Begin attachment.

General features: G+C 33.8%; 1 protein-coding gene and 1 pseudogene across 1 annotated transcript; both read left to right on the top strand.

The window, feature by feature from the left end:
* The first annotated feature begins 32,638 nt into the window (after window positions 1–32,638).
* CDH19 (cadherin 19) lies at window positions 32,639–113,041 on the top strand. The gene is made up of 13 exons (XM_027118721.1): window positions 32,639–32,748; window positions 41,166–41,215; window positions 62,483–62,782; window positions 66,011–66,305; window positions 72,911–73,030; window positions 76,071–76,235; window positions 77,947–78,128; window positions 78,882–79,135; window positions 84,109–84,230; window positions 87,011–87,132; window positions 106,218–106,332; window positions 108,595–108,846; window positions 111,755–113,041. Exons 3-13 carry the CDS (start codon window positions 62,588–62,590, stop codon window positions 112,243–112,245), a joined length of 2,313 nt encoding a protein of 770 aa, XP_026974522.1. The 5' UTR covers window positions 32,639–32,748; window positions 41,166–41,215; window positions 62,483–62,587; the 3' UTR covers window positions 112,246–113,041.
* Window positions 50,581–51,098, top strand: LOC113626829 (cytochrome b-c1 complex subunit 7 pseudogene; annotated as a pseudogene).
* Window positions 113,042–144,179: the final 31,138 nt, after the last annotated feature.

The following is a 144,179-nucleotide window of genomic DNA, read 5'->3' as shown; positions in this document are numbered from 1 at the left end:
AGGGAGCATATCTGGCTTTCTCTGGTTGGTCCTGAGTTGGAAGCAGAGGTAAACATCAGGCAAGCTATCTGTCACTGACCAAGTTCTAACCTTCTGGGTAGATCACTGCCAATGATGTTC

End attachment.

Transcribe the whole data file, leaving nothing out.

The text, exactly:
General features: G+C 33.8%; 1 protein-coding gene and 1 pseudogene across 1 annotated transcript; both read left to right on the top strand.

The window, feature by feature from the left end:
* The first annotated feature begins 32,638 nt into the window (after window positions 1–32,638).
* CDH19 (cadherin 19) lies at window positions 32,639–113,041 on the top strand. The gene is made up of 13 exons (XM_027118721.1): window positions 32,639–32,748; window positions 41,166–41,215; window positions 62,483–62,782; window positions 66,011–66,305; window positions 72,911–73,030; window positions 76,071–76,235; window positions 77,947–78,128; window positions 78,882–79,135; window positions 84,109–84,230; window positions 87,011–87,132; window positions 106,218–106,332; window positions 108,595–108,846; window positions 111,755–113,041. Exons 3-13 carry the CDS (start codon window positions 62,588–62,590, stop codon window positions 112,243–112,245), a joined length of 2,313 nt encoding a protein of 770 aa, XP_026974522.1. The 5' UTR covers window positions 32,639–32,748; window positions 41,166–41,215; window positions 62,483–62,587; the 3' UTR covers window positions 112,246–113,041.
* Window positions 50,581–51,098, top strand: LOC113626829 (cytochrome b-c1 complex subunit 7 pseudogene; annotated as a pseudogene).
* Window positions 113,042–144,179: the final 31,138 nt, after the last annotated feature.

The following is a 144,179-nucleotide window of genomic DNA, read 5'->3' as shown; positions in this document are numbered from 1 at the left end:
AGGGAGCATATCTGGCTTTCTCTGGTTGGTCCTGAGTTGGAAGCAGAGGTAAACATCAGGCAAGCTATCTGTCACTGACCAAGTTCTAACCTTCTGGGTAGATCACTGCCAATGATGTTC